Newly-developed malaria vaccine shows promise of providing full protection

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Researchers in the U.S. are reporting that a newly-developed vaccine against malaria, called the PfSPZ Vaccine, is the first to show that it can provide full protection against the illness, and it will now start clinical trials in Africa.

Malaria is one of the top 10 most deadly diseases in the world. It's caused by a tiny parasite carried by certain types of mosquitoes, and is transmitted to humans when the mosquitoes bite us. When the parasite invades our body, it causes serious flu-like symptoms that can be fatal if not treated.

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According to the CDC (Centers for Disease Control and Prevention), just in the year 2010 alone, there were 219 million cases of malaria worldwide, and 660,000 of those people infected died from the illness. The region of the world most affected by it is Africa, which accounted for over 90 per cent of those case. By comparison, the United States reports about 1,500 cases per year, on average, and Canada sees around 14 cases per year.

Up until now, there hasn't been a reliable vaccine against the illness due to the complicated nature of the parasite — there are four different kinds and they have an incredible ability to adapt, thus thwarting our attempts to develop protection against it. Vaccines are made using dead or 'inactive' versions organisms that make us sick, since those still activate our immune systems, but using dead malaria parasites in a vaccine doesn't work though, specifically because of this adaptability.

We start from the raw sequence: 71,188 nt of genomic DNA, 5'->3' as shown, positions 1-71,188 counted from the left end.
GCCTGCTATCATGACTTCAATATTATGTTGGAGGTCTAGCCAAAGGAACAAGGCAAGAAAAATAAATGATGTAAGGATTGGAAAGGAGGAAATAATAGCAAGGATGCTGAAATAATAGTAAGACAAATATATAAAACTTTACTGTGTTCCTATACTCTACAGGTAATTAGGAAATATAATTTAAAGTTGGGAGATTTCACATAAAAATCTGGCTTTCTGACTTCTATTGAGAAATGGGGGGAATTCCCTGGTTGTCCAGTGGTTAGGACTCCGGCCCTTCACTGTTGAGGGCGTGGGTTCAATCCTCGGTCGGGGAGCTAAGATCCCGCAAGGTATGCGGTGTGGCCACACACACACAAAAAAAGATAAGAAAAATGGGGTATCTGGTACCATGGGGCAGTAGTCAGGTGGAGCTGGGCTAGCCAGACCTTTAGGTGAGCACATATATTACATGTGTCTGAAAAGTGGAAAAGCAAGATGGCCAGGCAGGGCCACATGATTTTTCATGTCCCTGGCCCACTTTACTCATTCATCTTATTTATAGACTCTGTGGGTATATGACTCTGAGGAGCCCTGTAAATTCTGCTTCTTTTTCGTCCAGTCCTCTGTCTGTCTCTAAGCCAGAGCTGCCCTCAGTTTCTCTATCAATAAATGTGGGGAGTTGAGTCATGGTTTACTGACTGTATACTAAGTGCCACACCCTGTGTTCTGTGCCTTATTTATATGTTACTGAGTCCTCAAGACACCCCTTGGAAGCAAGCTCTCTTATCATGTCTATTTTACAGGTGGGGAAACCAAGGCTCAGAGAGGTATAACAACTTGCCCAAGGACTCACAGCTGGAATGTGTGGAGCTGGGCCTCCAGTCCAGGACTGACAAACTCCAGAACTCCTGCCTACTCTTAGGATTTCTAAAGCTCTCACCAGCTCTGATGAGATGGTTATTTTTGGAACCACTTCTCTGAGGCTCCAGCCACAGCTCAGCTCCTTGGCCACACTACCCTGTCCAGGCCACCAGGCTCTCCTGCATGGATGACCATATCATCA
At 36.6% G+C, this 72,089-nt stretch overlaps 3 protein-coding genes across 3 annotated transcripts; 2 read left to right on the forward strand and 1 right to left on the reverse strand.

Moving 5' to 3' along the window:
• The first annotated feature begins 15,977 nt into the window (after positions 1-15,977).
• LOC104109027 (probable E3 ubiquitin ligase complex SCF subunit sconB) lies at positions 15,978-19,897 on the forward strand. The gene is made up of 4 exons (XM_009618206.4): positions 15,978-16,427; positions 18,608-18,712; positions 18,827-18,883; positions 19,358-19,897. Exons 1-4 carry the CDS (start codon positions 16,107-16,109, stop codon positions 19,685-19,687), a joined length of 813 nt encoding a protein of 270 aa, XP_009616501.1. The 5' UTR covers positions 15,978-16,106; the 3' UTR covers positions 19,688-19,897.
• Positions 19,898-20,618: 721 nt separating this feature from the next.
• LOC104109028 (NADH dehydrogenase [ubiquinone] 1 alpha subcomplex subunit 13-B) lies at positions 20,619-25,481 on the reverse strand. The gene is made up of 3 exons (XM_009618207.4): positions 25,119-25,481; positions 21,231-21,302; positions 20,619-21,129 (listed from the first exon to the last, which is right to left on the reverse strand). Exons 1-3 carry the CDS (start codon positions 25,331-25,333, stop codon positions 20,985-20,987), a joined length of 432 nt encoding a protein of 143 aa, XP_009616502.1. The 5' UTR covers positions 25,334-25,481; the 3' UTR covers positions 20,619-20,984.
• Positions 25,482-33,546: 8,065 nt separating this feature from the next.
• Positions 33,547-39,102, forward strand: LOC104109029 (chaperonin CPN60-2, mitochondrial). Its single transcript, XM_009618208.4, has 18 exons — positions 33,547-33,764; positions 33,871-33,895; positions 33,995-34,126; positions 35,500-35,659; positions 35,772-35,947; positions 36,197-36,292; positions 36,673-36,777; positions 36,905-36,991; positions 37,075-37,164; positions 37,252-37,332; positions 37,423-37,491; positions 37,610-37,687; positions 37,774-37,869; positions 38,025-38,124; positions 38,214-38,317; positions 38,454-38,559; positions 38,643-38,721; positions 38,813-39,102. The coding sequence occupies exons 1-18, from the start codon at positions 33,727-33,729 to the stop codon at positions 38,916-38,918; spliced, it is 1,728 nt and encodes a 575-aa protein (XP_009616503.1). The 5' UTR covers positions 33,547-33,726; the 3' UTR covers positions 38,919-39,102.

However, the researchers found a way to produce parasites that were alive, so they could still adapt, but were weakened to the point where they couldn't actually make us sick. This would allow our immune system to develop new antibodies as the weakened parasite adapted. Tests so far, including the first stage of human trials, have shown great promise. One challenge that needs to be overcome is that the vaccine needs to be given intravenously — so directly into the blood stream. This makes it slightly limited, as it doesn't take a simple jab in the arm to administer a dose to a patient.

"Despite this challenge, these trial results are a promising first step in generating high-level protection against malaria, and they allow for future studies to optimize the dose, schedule and delivery route of the candidate vaccine," said Dr. Robert A. Seder, the principle investigator of the trials done at the National Institute of Allergy and Infectious Diseases, according to a statement.

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The vaccine still has a ways to go before it's ready, though.

"This is not a vaccine that's ready for travelers to the developing world anytime soon," Dr. William Schaffner, the head of the preventive medicine department at Vanderbilt University's medical school, said in an interview with CNN. "However, from the point of view of science dealing with one of the big-three infectious causes of death around the world, it's a notable advance. And everybody will be holding their breath, watching to see whether this next trial works and how well it works."

The next stage is to start clinical trials, which will apparently be conducted at the Ifakara Health Institute, in Tanzania, and the researchers hope the vaccine will be licensed and ready for use within four years.

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